The fear of customers of getting infected has led to the fact that restaurants, travel agencies, massage firms or nail salons have recently been reluctant to hire new employees or have even fired employees. Almost 8,000 jobs were lost in August in the taxi and bus sector alone.
At the same time, many companies are still struggling to find employees because either the unemployed do not fit the job profile or applicants turn down jobs such as catering for fear of Corona. The pressure to raise wages therefore continued to grow despite disappointing employment figures. At the same time, the inflation rate is over five percent, as many companies can produce less than desired due to delivery bottlenecks and some also use the situation to make up for lost sales by raising prices. .
Early pundits, including El-Erian, are already warning of “stagflation” in the face of a possible wage-price spiral – a toxic combination of economic slowdown and inflation, in which traditional instruments are ineffective and politicians shudder. Because: the central bank should raise and lower interest rates at the same time, and parliament should at the same time spend more and less money on stimulating the economy. The situation is exacerbated by the fact that the recovery is stalling in countries like Germany and China and new price factors could be added, for example plant closures in the Corona hotspot in South Asia. South East.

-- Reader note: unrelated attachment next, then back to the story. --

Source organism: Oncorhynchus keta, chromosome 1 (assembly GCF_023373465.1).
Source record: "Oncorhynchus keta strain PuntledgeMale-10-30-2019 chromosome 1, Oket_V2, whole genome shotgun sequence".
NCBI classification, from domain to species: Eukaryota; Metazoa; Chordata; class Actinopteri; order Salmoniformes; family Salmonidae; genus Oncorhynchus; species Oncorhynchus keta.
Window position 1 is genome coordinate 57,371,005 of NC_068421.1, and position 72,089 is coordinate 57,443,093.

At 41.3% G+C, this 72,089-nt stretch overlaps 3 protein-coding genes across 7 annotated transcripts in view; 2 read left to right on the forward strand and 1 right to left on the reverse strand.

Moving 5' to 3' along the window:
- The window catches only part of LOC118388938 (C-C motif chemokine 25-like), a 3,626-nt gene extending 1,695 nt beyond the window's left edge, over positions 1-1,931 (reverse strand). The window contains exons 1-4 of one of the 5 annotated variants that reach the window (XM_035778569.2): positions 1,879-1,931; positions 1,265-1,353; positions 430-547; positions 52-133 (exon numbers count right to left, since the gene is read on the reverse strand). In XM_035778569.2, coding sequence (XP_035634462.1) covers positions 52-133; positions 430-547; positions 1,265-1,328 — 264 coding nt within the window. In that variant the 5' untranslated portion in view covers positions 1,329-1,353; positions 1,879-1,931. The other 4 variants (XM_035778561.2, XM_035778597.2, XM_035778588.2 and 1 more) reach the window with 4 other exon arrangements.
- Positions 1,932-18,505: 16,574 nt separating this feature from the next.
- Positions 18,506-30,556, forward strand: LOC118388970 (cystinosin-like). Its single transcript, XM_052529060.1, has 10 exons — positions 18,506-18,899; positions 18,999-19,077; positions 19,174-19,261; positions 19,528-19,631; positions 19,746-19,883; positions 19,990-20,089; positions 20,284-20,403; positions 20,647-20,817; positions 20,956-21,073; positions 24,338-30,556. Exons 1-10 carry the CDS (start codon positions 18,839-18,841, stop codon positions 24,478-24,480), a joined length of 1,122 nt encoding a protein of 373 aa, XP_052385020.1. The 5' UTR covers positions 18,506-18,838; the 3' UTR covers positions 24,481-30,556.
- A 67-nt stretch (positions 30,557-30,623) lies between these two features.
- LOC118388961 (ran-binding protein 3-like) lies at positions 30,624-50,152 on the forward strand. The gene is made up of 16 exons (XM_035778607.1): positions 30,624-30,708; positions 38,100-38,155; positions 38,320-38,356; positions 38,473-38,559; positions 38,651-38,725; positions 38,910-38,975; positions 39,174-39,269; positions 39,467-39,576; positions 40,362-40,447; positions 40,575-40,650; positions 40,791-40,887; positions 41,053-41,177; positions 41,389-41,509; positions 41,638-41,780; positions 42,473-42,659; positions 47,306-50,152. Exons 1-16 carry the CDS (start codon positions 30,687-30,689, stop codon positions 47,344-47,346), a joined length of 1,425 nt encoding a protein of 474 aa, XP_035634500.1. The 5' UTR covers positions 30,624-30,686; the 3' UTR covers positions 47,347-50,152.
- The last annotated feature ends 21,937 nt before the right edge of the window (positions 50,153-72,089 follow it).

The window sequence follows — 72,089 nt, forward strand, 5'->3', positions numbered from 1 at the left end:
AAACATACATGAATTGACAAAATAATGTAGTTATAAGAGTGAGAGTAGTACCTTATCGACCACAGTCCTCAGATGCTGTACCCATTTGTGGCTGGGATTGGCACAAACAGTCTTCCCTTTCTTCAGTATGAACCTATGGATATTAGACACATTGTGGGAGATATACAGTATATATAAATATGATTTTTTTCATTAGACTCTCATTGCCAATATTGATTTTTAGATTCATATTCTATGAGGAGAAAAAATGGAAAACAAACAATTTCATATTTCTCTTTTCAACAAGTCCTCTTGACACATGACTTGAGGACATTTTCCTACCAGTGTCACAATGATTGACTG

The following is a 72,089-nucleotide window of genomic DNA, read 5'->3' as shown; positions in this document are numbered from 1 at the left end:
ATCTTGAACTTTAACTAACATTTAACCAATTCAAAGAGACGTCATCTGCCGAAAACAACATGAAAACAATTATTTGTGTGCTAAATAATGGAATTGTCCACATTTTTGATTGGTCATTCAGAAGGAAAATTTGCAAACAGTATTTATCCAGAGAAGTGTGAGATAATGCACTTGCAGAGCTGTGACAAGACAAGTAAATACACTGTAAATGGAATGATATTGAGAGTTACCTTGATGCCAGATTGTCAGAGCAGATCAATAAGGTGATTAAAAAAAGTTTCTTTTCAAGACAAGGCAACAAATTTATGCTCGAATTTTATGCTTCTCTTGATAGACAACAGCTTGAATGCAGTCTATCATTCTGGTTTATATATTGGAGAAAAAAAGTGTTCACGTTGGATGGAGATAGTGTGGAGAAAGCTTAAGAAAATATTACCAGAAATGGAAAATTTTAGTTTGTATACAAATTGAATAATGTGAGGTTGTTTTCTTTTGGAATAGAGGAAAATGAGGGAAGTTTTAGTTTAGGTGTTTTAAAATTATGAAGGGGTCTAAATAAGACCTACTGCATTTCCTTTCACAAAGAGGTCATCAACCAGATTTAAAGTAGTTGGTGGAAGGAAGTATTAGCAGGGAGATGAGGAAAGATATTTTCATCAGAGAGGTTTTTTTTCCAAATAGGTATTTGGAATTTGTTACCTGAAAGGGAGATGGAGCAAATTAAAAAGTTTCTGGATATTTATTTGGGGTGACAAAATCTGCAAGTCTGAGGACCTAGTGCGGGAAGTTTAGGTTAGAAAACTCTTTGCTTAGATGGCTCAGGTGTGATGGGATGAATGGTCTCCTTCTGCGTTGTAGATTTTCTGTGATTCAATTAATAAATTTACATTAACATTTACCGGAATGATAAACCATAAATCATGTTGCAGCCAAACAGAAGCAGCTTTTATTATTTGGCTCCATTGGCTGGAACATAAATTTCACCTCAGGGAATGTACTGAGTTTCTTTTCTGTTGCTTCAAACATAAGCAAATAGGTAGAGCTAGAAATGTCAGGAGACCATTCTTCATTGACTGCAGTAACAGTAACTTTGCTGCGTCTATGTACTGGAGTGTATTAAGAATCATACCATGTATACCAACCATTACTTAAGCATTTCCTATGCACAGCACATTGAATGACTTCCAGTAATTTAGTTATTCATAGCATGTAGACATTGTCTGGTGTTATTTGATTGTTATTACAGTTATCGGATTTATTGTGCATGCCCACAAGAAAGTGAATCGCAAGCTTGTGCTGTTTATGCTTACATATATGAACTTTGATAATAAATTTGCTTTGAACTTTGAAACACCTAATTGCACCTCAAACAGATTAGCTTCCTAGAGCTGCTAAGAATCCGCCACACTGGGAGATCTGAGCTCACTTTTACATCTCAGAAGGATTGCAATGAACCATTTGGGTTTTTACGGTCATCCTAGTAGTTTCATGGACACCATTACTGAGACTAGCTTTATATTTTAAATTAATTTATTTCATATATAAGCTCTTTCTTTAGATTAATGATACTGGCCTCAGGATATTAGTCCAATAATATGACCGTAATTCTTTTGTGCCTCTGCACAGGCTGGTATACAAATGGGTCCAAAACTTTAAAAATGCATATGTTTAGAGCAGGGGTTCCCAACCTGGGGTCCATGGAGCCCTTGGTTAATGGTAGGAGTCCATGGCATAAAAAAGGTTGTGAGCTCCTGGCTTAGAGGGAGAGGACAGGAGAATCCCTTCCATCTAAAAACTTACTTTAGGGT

The probability of stagflation is low
It’s still a whisper and the likelihood of stagflation in the United States is rather low. The discussion also shows, however, that the economic and price risks are clearly much greater than many critics have recently claimed.
The Fed in particular faces a dilemma. Almost all observers agree that, contrary to all previous expectations, the central bank will not announce in September that previous measures to support the economy will be phased out. Instead, it’s now predicted that the Fed won’t start cutting its asset purchases by $ 120 billion per month until next year, which it uses to keep long-term lending rates low. However, it will be difficult if the price spike were to accelerate at the same time.
And there is another problem that Joseph LaVorgna, chief US economist at French investment bank Natixis, has repeatedly pointed out. He argues that since the start of the pandemic, the Fed has influenced the economy less through the bond market, much less through key interest rates, and more through stock prices: it buys securities and there spends billions, which investors have largely invested in stocks. . Ever-increasing exchange rates mean that even small savers feel richer and consume a lot at least sometimes. This mechanism, according to LaVorgna in the business magazine Barron’s, unfortunately also works in the other direction: if the central bank were to want to abandon its zero interest rate policy at some point due to rising prices, collapse of the stock market and therefore also in consumption is almost inevitable. Concerns about such a development could mean “that the Fed will never be able to return to normal key rates.”